The World Is Changing

There’s a storyline in the show Downton Abbey about the daughter of an earl falling in love with her chauffeur. When she decides to marry him, her parents and friends are angered and shocked. In the 1900s it was unacceptable to marry someone in a class so much lower than your own. There’s a scene where the daughter is fighting with her family and she points out that the norms of the time are shifting. Marriages between people of different levels of social class were becoming more accepted by society. “The world is changing,” the daughter says.

I thought of this today as I listened to this podcast episode. Isaac Morehouse is interviewing Steve Patterson. Patterson is talking about how we no longer need a credential to be a philosopher and author. “The world is changing,” he notes.

At every point in time, there are people challenging the status quo. They don’t live by the conventions and social norms of the time. They look towards what could be and what needs to be. They go create it.

Then there are the people who hold on to what the norms are. They do not seek to change the world or even change when the world does.

When watching Downtown Abbey, we are appalled by so many of the norms of that time. My friends shout, “Wow! Society back then was crazy!” as we watch. We are angered that a woman couldn’t marry the man she loves because of the norms of the time. We watch this show and we are outraged that people allowed their lives to be so limited by the status quo. And then we turn off the TV and we turn back to reality, where we accept and live by the current status quo of 2017.

Someday, people in the future are going to look back on this time we’re in right now and they’ll be appalled. They’re going to be outraged by some of the norms we have. The things we didn’t challenge because they’re just ‘how things are’. They’re going to watch a TV show set in the year 2017 and over something they see they’ll exclaim, “Wow! Society back then was crazy!”

Watching any show that is set in an earlier period of time reminds me that things will never stay the same. The world is changing and we can either hold on to how things were or help bring about the change.



What You’re Bad At Might Be Your Passion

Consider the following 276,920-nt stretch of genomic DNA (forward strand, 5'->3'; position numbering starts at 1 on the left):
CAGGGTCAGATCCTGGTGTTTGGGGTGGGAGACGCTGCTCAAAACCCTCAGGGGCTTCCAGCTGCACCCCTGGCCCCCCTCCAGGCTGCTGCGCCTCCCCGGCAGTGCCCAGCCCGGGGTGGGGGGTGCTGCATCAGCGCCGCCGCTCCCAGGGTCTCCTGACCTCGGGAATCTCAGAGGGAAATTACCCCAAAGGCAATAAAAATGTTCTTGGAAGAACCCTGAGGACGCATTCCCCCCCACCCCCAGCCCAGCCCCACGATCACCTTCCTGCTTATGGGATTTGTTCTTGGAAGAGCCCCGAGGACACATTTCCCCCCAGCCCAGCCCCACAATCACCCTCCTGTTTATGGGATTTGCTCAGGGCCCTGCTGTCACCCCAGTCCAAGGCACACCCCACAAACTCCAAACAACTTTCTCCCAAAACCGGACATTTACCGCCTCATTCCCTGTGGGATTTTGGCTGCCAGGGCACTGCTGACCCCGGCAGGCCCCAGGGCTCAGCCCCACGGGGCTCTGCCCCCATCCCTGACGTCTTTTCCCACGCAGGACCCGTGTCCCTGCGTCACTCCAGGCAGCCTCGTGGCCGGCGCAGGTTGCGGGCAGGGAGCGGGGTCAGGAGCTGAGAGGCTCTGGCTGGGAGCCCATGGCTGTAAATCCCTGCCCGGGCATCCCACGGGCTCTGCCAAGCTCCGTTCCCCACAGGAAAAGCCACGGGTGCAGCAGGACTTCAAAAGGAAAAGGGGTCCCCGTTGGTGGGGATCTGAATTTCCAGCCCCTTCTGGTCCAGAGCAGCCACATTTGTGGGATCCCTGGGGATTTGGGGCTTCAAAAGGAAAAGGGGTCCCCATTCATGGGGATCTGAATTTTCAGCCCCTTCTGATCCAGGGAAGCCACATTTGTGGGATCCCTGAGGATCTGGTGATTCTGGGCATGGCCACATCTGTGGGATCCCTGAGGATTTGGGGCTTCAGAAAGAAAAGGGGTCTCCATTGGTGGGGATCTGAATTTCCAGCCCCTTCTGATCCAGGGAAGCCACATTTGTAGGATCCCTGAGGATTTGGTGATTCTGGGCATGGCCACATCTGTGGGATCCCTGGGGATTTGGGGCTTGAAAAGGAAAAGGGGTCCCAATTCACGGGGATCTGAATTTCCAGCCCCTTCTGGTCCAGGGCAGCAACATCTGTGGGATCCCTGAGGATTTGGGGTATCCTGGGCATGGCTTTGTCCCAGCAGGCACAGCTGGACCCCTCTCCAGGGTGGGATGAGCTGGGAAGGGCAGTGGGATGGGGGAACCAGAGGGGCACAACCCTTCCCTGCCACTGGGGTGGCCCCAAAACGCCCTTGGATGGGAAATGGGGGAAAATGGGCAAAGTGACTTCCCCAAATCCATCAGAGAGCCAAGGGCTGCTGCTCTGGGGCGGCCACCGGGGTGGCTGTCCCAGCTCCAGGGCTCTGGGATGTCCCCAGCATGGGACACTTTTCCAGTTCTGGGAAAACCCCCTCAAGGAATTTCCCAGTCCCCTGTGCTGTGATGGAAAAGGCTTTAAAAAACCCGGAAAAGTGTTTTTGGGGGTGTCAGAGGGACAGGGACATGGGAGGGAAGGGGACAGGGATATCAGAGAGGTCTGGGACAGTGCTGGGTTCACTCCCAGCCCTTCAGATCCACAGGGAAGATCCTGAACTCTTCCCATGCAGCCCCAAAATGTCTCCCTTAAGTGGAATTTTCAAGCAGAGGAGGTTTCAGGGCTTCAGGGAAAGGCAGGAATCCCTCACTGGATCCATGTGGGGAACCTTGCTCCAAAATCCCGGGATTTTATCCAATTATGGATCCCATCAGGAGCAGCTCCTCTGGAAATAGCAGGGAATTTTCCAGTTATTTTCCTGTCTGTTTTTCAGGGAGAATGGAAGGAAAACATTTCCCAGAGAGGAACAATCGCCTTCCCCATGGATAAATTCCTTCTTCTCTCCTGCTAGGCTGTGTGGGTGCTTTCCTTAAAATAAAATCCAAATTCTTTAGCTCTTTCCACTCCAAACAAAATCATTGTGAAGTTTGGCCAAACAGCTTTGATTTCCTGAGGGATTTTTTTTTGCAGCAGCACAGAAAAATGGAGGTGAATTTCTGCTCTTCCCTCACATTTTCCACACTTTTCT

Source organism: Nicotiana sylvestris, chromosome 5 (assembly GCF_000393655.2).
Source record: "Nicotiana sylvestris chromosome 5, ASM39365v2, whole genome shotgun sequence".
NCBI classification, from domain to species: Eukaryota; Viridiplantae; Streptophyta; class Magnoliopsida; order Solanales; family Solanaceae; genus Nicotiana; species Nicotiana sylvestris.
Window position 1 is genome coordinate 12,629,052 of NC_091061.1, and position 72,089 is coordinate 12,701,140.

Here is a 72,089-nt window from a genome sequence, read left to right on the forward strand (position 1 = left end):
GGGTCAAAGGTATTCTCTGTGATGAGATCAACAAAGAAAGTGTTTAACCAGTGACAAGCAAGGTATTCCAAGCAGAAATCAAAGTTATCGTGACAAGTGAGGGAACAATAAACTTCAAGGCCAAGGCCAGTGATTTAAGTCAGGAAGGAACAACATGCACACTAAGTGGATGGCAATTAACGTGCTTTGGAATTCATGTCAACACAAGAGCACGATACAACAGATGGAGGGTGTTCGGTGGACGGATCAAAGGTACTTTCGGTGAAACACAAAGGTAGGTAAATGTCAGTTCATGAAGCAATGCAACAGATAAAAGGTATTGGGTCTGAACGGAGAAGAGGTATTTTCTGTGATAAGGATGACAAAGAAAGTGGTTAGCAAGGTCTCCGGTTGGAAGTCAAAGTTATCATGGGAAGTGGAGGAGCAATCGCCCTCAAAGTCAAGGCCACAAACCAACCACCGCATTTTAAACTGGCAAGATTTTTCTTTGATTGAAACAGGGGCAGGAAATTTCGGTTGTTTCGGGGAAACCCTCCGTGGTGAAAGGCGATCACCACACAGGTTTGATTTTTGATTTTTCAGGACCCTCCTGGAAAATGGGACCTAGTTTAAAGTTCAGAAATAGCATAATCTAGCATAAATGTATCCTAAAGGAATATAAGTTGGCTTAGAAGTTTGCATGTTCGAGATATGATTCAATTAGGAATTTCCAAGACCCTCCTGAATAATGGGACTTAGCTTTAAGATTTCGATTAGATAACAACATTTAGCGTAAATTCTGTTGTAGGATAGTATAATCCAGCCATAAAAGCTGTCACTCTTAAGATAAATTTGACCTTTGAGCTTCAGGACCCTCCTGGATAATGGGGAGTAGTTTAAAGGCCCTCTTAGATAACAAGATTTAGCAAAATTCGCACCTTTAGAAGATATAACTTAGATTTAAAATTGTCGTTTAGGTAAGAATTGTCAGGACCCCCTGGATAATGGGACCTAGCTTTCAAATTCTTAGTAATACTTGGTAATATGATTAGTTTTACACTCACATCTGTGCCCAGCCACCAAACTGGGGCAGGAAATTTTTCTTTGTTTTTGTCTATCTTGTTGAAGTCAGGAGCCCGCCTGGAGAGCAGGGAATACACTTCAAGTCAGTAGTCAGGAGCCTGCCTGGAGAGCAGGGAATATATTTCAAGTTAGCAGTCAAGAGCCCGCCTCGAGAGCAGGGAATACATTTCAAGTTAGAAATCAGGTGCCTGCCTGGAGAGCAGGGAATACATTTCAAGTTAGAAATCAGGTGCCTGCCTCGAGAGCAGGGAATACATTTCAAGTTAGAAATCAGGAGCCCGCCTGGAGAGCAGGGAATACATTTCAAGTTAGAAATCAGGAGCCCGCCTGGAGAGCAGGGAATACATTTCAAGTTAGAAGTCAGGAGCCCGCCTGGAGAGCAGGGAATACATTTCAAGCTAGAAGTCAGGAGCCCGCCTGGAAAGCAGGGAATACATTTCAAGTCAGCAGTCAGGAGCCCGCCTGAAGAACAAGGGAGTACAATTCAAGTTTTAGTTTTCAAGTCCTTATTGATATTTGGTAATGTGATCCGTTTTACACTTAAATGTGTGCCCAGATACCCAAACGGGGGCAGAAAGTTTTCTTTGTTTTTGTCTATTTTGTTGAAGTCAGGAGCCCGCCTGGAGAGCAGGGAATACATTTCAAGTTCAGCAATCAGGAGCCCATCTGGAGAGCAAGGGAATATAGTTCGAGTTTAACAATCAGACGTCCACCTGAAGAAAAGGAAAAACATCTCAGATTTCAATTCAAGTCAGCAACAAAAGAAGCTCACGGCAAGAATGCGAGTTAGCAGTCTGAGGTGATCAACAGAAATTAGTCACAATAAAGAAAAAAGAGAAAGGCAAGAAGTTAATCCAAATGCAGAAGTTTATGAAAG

Last night I went to a coffee shop after work to work more. I was trying to tweak the code of a website I had been asked to fix part of. I had to share a table with another girl and after talking for a few minutes, she said something I’ve heard before: “Oh, coding? I wish I could do that. I tried it a few times, but I suck at it.”

I’ve said the same thing before. There’s this myth that if you find your passion, you’ll naturally be good at it right away. If you discover you’re a writer, the most beautiful words will start to flow out of you. If you realize you’re a programmer, you’ll suddenly be writing perfect code as though it were the first language you ever learned. This is a dangerous myth because when we try something new and we’re inevitably bad at it, we end up thinking, wow, I’m so bad at this–it must not be meant for me.  And then we move on.

We quickly roll up the rug on a skill that could’ve become something we love doing.

How many of us have given up on something because we believe this myth? I know I’ve done it before. When something is hard or frustrating, I used to think that meant it wasn’t something I should pursue. As though if you weren’t immediately a Matrix-like ninja expert at something, that meant you never could be. I thought that passion could only mean something you do effortlessly until two in the morning. That state of just ‘being in the flow’ immediately.  As Cal Newport points out in Deep Work, a flow state can only be obtained after a deep period of focus. And when learning a new skill, you’ll almost always be spending some of the time frustrated and making mistakes.

Writing, coding and every other valuable or worthwhile skill can only be done well after you’ve spent some time being kind of bad at it. The next time you’re struggling with something and wondering why you suck at it, stick to it a little bit longer. It could be a passion that you’ll become great at.


Many Years In 30 Seconds

The movie ‘How To Be Single’ is about a girl who is always focusing on her romantic relationships. Almost every scene is about how her life revolves around men. Near the ending, she realizes she needs to just focus on herself and grow. There’s a thirty-second montage where she’s hiking, reading books on self-improvement and working on herself. She reaches the end of a hike and smiles at the view. The movie ends.

I was laughing thinking about this montage as I drove home at the end of a long day. This thirty-second montage ends and poof! She’s figured out her life. She’s discovered herself. And she can also carry really heavy hiking equipment on her back.  I do love when movies show the progress a character makes, even if it’s only a brief clip. Yet this period of growth and change is going to be the next thirty years of our life, not the next thirty seconds.

That’s not what we want to hear. We often imagine life after the thirty-second montage, not during it. Even though most of life happens within that thirty seconds.

Movies make us think that transformation should be fast, so we tend to give up when it’s not happening fast enough for us. Thirty-second montages in movies also make us think that this process is all about what happens after, at the end. I’m mad at most movies for tricking us into believing that’s how it is in life. That’s okay, though. I won’t be watching too many movies for awhile. I’m in my thirty-second montage.